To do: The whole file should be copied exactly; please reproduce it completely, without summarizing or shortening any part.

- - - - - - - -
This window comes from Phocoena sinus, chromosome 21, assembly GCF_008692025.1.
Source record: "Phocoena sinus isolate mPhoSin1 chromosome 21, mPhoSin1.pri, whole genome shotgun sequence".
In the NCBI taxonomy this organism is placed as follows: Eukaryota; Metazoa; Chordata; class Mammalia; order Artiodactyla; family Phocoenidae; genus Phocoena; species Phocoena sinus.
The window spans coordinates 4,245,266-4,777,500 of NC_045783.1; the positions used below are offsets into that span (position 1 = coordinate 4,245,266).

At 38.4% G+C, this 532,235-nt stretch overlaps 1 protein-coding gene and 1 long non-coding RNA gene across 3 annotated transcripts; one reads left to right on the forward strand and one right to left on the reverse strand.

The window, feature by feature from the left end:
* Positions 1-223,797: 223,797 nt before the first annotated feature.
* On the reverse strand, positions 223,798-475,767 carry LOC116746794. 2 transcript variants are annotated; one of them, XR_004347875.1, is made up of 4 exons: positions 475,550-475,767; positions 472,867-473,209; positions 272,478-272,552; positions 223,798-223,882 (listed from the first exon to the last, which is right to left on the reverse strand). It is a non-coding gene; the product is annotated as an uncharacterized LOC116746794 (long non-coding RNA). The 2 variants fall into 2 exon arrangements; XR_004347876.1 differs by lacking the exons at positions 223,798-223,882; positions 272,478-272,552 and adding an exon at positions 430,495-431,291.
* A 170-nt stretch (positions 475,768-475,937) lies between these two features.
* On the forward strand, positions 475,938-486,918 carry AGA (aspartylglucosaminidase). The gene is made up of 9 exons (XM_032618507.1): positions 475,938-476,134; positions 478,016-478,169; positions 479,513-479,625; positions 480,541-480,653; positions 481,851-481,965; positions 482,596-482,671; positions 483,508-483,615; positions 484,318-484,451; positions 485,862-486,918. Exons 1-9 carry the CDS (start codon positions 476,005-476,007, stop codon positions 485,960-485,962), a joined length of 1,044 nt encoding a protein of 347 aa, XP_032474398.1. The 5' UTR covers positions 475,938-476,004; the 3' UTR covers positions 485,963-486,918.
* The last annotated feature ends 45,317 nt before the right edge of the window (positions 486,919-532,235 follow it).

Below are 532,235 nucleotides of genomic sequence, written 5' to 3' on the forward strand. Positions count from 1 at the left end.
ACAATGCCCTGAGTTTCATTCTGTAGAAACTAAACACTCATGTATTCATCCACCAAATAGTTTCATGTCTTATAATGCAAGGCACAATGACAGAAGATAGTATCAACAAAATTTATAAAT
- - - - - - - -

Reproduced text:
This window comes from Phocoena sinus, chromosome 21, assembly GCF_008692025.1.
Source record: "Phocoena sinus isolate mPhoSin1 chromosome 21, mPhoSin1.pri, whole genome shotgun sequence".
In the NCBI taxonomy this organism is placed as follows: Eukaryota; Metazoa; Chordata; class Mammalia; order Artiodactyla; family Phocoenidae; genus Phocoena; species Phocoena sinus.
The window spans coordinates 4,245,266-4,777,500 of NC_045783.1; the positions used below are offsets into that span (position 1 = coordinate 4,245,266).

At 38.4% G+C, this 532,235-nt stretch overlaps 1 protein-coding gene and 1 long non-coding RNA gene across 3 annotated transcripts; one reads left to right on the forward strand and one right to left on the reverse strand.

The window, feature by feature from the left end:
* Positions 1-223,797: 223,797 nt before the first annotated feature.
* On the reverse strand, positions 223,798-475,767 carry LOC116746794. 2 transcript variants are annotated; one of them, XR_004347875.1, is made up of 4 exons: positions 475,550-475,767; positions 472,867-473,209; positions 272,478-272,552; positions 223,798-223,882 (listed from the first exon to the last, which is right to left on the reverse strand). It is a non-coding gene; the product is annotated as an uncharacterized LOC116746794 (long non-coding RNA). The 2 variants fall into 2 exon arrangements; XR_004347876.1 differs by lacking the exons at positions 223,798-223,882; positions 272,478-272,552 and adding an exon at positions 430,495-431,291.
* A 170-nt stretch (positions 475,768-475,937) lies between these two features.
* On the forward strand, positions 475,938-486,918 carry AGA (aspartylglucosaminidase). The gene is made up of 9 exons (XM_032618507.1): positions 475,938-476,134; positions 478,016-478,169; positions 479,513-479,625; positions 480,541-480,653; positions 481,851-481,965; positions 482,596-482,671; positions 483,508-483,615; positions 484,318-484,451; positions 485,862-486,918. Exons 1-9 carry the CDS (start codon positions 476,005-476,007, stop codon positions 485,960-485,962), a joined length of 1,044 nt encoding a protein of 347 aa, XP_032474398.1. The 5' UTR covers positions 475,938-476,004; the 3' UTR covers positions 485,963-486,918.
* The last annotated feature ends 45,317 nt before the right edge of the window (positions 486,919-532,235 follow it).

Below are 532,235 nucleotides of genomic sequence, written 5' to 3' on the forward strand. Positions count from 1 at the left end.
ACAATGCCCTGAGTTTCATTCTGTAGAAACTAAACACTCATGTATTCATCCACCAAATAGTTTCATGTCTTATAATGCAAGGCACAATGACAGAAGATAGTATCAACAAAATTTATAAAT